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Herzog’s fascination with strange characters adrift in strange environments takes a turn toward the humorously absurd in this comically deadpan, decidedly oddball road trip adventure.
“Eccentric and dazzling … Stroszek is part morality tale, part absurdist comedy.” – Dave Kehr, Chicago Reader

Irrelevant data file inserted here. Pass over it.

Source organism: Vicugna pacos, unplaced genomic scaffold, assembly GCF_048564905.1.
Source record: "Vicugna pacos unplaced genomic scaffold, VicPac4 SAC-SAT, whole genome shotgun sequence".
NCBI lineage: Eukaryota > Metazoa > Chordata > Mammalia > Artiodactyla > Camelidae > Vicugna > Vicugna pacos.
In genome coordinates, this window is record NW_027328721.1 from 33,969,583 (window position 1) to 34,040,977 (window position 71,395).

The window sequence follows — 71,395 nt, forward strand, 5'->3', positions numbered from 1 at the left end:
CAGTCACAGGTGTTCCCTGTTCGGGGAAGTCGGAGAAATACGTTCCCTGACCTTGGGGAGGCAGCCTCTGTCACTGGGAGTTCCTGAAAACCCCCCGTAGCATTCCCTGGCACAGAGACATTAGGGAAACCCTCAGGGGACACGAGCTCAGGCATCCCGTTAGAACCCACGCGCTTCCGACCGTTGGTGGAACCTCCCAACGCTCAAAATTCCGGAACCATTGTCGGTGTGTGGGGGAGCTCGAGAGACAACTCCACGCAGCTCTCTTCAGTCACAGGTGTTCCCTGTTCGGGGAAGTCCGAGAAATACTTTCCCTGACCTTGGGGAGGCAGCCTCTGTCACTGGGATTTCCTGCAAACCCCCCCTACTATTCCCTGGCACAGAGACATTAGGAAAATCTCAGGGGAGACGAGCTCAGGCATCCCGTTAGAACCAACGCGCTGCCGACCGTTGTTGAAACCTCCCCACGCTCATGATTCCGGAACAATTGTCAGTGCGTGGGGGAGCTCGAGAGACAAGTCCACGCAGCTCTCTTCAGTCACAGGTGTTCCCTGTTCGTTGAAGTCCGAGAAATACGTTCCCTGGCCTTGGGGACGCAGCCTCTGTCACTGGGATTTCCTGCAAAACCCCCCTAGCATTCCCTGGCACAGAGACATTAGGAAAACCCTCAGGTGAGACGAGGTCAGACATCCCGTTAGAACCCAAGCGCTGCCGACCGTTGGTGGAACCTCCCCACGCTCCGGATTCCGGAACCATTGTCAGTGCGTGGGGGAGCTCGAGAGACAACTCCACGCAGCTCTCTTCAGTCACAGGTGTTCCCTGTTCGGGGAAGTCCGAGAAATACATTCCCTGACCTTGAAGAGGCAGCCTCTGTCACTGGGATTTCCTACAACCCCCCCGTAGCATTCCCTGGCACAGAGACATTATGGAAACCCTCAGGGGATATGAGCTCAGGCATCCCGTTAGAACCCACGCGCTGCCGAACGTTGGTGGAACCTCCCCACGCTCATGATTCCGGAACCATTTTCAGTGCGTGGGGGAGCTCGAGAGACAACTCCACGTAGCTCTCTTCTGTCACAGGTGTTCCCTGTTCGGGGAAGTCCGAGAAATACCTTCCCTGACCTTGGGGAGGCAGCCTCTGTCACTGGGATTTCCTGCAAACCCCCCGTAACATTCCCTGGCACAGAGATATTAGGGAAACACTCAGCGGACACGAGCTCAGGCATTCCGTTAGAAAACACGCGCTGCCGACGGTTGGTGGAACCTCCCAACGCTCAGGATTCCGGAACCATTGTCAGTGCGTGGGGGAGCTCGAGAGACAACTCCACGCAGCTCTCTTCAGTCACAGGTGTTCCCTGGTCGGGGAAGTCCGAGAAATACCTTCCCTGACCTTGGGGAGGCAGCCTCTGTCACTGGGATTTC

In Stroczek, outsider artist and musician Bruno S. (who had earlier starred in Herzog’s The Enigma of Kaspar Hauser), reteams with the director for an indelible vision of American insanity. In Berlin, an alcoholic accordion player (Bruno S.), recently released from prison, sets up house with a naïve hooker named Eva who defies Pavlov’s laws by resolutely refusing to learn from experience. When the going gets tough, the strange duo hooks up with Herr Scheitz, a frail eccentric in his 70s, and the three endearing, if none-too-bright, pilgrims abandon the harshness of Berlin to seek out a better life in the promised land of America – northern Wisconsin, to be exact – with little money and even less English between them. Thus begins a mysteriously offbeat odyssey through the wintery wastelands of Wisconsin, a fairy tale-like journey best described by film critic Andrew Sarris as “something like if Herman Hesse and Franz Kafka had collaborated on a Zen remake of Easy Rider.” Like most of Herzog’s films, Stroszek abounds in haunting images, brilliantly evocative metaphors and eruptions of sardonic wit, including what could easily be considered the best performance by a dancing chicken in the history of cinema. (Dir. by Werner Herzog, 1977, Germany, in German/English/Turkish with subtitles, 115 mins., Not Rated)